Bringing the panel back to the bench, I placed it into a custom- made holder to prevent any possible movement when using hand tools. I added a little more dimension using carving gouges and files, while still maintaining its overall impressionist appearance. The amount of detail and realism you want your panel to include depends on your personal preference. Although I kept things simple, one could spend several hours carving to achieve a three dimensional panel filled with intertwined branches. Once I had the shape I was looking for, I softened and rounded the edges using a file and sandpaper.

The finish you apply needs to go on easily and provide you with sufficient time to remove any excess. On this panel I used a three part mixture of Waterlox orginal satin, pure tung oil, and mineral spirits; once it dried, I applied a single coat of Clapham’s beeswax polish. I always like to pre-finish the separate parts of a piece before assembly to give me enough time to resolve any possible finishing issues and ensure crisp joints after glue-up.

To ensure you enjoy both the results and experience of pierce carving, it is important to carefully consider each step, from finding a suitable design to selecting an appropriate type of wood and deciding on the most effective methods for the removal of material. The possibilities are endless after creating a pierced carving, making it a sound option if one wishes to add a tangible difference to your upcoming piece.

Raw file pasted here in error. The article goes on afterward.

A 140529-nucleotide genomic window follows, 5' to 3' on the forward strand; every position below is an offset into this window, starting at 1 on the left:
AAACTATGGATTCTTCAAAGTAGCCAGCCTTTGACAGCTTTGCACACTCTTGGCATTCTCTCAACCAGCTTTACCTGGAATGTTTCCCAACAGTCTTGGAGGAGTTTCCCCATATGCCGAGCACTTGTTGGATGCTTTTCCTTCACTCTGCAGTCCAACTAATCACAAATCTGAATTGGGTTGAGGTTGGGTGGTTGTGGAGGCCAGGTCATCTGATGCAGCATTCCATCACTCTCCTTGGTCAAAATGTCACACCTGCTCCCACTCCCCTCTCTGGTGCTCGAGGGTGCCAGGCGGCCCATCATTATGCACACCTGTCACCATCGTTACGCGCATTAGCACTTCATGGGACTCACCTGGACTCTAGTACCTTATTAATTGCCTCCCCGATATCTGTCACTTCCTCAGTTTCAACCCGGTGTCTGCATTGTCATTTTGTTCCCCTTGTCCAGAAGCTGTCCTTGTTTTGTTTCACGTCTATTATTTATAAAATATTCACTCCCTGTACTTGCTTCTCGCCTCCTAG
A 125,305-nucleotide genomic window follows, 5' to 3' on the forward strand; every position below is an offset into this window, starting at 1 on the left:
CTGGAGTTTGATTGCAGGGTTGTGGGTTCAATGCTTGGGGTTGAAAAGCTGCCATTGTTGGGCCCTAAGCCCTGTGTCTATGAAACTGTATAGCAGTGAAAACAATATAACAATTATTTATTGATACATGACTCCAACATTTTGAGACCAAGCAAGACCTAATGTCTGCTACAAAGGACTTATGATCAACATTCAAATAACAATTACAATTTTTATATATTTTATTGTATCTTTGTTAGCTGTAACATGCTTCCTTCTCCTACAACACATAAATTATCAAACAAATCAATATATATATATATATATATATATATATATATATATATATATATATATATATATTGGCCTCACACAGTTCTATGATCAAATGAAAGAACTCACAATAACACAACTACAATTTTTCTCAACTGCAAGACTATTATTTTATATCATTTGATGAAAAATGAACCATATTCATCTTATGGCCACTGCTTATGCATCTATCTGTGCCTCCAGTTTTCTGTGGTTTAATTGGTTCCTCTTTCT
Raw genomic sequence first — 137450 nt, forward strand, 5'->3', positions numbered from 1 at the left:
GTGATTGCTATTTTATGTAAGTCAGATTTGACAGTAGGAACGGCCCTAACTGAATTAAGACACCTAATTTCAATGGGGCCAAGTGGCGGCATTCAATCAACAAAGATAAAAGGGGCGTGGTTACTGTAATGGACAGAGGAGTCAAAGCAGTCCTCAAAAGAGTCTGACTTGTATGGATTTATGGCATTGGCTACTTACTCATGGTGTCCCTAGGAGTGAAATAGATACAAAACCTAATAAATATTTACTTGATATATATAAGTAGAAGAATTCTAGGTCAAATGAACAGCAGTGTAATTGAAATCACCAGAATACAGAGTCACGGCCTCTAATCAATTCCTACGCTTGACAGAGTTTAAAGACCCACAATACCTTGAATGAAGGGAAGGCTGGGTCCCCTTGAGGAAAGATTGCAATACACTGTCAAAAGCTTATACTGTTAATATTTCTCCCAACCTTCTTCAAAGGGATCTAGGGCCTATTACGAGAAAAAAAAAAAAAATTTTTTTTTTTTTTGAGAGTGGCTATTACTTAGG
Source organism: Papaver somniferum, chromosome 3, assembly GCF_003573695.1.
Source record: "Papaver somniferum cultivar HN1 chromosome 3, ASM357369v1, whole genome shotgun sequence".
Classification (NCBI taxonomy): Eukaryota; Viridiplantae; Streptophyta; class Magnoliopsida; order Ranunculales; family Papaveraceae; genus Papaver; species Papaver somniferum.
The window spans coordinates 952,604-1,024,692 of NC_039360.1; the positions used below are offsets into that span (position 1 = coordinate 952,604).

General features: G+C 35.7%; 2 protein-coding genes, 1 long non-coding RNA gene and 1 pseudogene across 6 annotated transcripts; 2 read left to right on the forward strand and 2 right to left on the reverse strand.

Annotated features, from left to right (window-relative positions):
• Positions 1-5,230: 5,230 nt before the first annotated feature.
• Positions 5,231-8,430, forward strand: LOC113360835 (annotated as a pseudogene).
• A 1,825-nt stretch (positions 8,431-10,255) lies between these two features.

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Transfer the Drawing – Once you have a sketch that you like, use tracing paper to transfer the design to the wood. Klager used a white pencil to lighten the line on the dark rosewood he was carving.
 

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Drill Some Holes – In order to insert the scroll saw blade into each section to be removed, many small holes are required.
 

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Remove Some Wood – At the scroll saw remove the bulk of the waste. Spend some time getting comfortable because you may be there for a while! Take your time, as attention to detail is important.
 

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Start Carving – With the carving mounted in a jig, Klager is able to carve and shape it as needed.
 

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The Finished Pierced Carving – A finish is applied and the carving is mounted in the piece of furniture. It’s hard not to look at and touch the carving. (Photo by Ingeborg Suzanne)
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JASON KLAGER
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Northern B.C. woodworker Jason enjoys his craft of creating one-of-a-kind pieces of studio furniture. His creativity is also useful when he faces the 500 thought-provoking questions his two young boys give him daily.